The global COVID-19 pandemic has changed the world as we know it, forcing the field of physical therapy to adopt telehealth.
It has created mass disruption across every industry, both private and public, not to mention the personal disturbances and sacrifices it has caused all citizens around the world. With no sweeping regulations from the Federal level, governors from each state were responsible for implementing COVID-19 safeguards and rules based on the particular impact of their state. In many cases, these new regulations were implemented overnight. As the pandemic effectively froze all activities, the American workforce was divided into essential and non-essential categories. Workers and businesses deemed non-essential were required to shut down all operations and adhere to stay-at-home and self-isolation orders. For many states, this initially included physical therapy healthcare practitioners until the Department of Homeland Security, along with state governments, deemed physical therapy an essential healthcare service.
This acknowledgment created an interesting catch-22. Physical therapists were able to continue seeing patients. Still, many municipalities had issued stay-at-home orders, and even with the federal government nod, many patients simply chose not to cancel appointments and forgo much-needed physical therapy healthcare regimens. Facing a dilemma, physical therapy practitioners turned to telehealth as a way to maintain the healthcare offering to patients as well as the financial health of the practice.
The Rapid Evolution of Telehealth Takes Hold
Telehealth is currently a $2.6B industry and has grown more than 25% since 2015. As telehealth became more prominent in other healthcare disciplines, physical therapists largely ignored the platform due to the “hands-on” nature of physical therapy services. As COVID-19 continued to grip the nation, the industry launched an exploration of how telehealth could be applied to physical therapy and what regulatory structures might be needed to ensure patient safety, while encouraging best practices.
To enable the mass deployment and accessibility of telehealth platforms, Centers for Medicare and Medicaid Services Administrator Seema Verma HIPAA restrictions that had historically hampered the adoption of telemedicine as a viable patient care option. The deregulations included the ability of physicians to treat patients across state lines and allowed the development of IT infrastructures that were not compliant or regulated by HIPPA laws. This had the approval of dozens of new billing codes to itemize and enable medical professionals to bill Medicare for telehealth services.
Care providers across all medical disciplines who had been reluctant to adopt telehealth began adopting it at a record pace. Medstar Health, an integrated health system in the Washington D.C. area, went from 10 telehealth visits per week to 4,000 per day. FAIR Health reported that telehealth claims went from their March 2019 base of .17% of all claims to 7.57% by the end of March 2020—a 43-fold increase in the first month of the pandemic alone. In the Northeast, where COVID hit incredibly hard, telehealth visits increased 150-fold.
Survey Results Prove Telehealth a Clear Benefit
With such an explosive increase of use in an unfamiliar platform, Bay State Physical Therapy teamed up with Northeastern University’s Department of Physical Therapy, Movement and Rehabilitation Sciences to conduct the first of its kind survey. The basis of this survey is to better understand the efficacy and patient experience of more than 450 patients across 60 physical therapy clinics utilizing telehealth. What they discovered is that telehealth in the field of physical therapy health services is making a positive and lasting impact.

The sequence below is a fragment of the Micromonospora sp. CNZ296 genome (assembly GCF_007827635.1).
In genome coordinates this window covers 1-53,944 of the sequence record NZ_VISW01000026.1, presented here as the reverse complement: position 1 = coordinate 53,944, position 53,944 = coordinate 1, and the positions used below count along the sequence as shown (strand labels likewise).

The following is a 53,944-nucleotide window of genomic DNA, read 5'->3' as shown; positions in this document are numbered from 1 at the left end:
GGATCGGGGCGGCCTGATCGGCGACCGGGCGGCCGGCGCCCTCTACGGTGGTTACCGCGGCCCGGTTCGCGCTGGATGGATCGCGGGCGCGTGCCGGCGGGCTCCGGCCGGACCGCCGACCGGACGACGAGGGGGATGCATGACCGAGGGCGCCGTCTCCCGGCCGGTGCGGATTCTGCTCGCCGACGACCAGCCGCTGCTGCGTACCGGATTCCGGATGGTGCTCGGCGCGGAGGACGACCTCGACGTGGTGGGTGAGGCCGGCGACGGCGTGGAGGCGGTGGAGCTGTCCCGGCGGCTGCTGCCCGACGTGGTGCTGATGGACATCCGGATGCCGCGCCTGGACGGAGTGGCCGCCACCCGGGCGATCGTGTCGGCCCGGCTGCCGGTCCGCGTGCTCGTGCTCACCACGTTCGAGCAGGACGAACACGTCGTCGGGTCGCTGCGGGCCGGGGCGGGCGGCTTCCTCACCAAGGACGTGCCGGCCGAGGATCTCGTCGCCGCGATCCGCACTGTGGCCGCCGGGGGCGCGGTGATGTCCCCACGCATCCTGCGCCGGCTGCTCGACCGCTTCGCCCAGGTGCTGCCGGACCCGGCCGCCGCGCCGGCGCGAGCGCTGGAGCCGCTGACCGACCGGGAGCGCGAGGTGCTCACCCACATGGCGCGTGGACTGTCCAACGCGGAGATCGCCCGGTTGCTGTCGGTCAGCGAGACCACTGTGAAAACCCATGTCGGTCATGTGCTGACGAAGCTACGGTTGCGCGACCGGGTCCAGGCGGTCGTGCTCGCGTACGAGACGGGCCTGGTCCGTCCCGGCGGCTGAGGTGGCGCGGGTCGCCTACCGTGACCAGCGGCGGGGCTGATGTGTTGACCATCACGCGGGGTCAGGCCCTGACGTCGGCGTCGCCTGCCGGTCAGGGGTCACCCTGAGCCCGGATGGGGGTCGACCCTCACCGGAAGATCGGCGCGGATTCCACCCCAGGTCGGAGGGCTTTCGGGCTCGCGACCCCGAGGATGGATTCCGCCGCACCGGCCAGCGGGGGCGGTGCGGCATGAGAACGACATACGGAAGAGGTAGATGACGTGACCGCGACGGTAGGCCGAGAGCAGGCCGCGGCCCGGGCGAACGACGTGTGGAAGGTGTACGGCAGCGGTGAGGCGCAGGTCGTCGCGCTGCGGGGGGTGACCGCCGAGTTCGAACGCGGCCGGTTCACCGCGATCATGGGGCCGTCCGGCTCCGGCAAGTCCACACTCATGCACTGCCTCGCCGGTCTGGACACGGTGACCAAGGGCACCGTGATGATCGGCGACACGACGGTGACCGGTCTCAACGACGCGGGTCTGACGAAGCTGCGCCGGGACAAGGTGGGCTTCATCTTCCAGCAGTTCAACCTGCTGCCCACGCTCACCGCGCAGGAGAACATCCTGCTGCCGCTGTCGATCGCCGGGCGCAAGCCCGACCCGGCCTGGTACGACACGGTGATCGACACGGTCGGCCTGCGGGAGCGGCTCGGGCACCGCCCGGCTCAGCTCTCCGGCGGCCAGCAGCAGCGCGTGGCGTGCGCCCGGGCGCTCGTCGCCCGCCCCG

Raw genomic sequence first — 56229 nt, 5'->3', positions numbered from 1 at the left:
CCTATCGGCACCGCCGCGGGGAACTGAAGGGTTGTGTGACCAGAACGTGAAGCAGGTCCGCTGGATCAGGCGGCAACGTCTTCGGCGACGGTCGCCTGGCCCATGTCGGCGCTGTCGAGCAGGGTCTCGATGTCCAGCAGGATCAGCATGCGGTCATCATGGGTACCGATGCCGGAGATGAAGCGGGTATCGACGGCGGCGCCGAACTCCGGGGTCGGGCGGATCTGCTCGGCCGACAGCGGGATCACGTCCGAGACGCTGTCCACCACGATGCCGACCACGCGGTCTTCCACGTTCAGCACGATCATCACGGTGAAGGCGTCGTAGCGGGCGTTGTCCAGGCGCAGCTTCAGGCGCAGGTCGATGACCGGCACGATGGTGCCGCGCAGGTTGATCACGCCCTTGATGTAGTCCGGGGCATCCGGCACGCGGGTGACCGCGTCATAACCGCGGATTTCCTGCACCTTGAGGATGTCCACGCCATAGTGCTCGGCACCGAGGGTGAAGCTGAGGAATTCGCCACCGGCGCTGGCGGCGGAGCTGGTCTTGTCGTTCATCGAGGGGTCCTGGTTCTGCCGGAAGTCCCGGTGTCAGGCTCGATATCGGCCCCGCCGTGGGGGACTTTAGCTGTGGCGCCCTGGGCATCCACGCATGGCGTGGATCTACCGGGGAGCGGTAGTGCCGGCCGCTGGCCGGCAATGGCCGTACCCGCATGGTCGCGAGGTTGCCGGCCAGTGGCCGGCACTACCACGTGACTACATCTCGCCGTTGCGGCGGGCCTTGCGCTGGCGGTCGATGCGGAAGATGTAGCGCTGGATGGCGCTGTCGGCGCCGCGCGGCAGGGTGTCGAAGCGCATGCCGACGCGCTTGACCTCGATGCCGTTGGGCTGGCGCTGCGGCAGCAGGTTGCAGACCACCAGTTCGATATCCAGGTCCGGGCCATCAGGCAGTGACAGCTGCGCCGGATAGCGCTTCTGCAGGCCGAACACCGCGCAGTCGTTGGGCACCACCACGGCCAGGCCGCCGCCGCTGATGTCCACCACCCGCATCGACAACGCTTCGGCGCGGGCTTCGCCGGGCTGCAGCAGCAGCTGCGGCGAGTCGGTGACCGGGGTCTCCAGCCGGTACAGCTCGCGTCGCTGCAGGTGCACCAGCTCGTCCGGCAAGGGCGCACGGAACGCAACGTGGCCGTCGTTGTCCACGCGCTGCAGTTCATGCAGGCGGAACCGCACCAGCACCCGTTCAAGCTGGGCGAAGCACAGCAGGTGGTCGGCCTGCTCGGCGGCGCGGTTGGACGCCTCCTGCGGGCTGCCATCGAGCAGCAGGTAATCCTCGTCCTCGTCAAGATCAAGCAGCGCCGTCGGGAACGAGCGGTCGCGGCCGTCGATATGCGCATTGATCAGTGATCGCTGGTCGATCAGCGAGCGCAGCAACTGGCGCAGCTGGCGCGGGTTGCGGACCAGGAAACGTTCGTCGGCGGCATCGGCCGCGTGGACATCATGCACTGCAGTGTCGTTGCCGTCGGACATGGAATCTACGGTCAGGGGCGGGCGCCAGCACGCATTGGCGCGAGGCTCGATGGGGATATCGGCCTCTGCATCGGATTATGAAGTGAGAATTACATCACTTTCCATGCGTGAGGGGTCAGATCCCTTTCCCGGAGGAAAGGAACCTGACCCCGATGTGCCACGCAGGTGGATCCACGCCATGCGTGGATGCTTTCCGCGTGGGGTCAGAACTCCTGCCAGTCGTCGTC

The survey found that 95 percent of patients polled were very satisfied with their telehealth experience. This result nears the in-clinic patient satisfaction rating of 97 percent, demonstrating that patients are just as happy with telehealth platform treatments as they were from in-person appointments. One of the critical drivers for the high-ranking was convenience, comfort, and safety of staying at home. Interestingly, one of the patients surveyed commented on the additional measure of privacy with telehealth versus in-office visits, which is counter-intuitive to traditional HIPAA privacy concerns.
One of the most surprising findings of the survey, as well as the most encouraging, was that patient satisfaction was high among the older population, who many consider less tech-savvy when it comes to operating virtual conferencing programs used in telehealth platforms. Of the respondents aged 65 and older, more than 90 percent indicated they were satisfied with the telehealth platform. Other areas that show encouraging data were that more patients kept their appointments versus traditional in-office visits and that the cost of care decreased due to patients completing their care regimen much sooner than in-office visit therapy.
Today, telemedicine has become a crucial healthcare offering. The more that telehealth is integrated into the healthcare system, the clearer the benefits become, not only for patients but for healthcare providers. In addition to providing quality healthcare access from a home or office, physicians are accessing additional revenue streams and meeting with more patients. This isn’t to say that telehealth will completely replace in-office visits, and the latter will be required to continue providing care, especially within “hands-on” healthcare fields such as physical therapy. However, with the widespread adoption of telehealth platforms continuing to rise into the next several years, then telehealth will become a staple program within a patient’s overall healthcare treatment plan.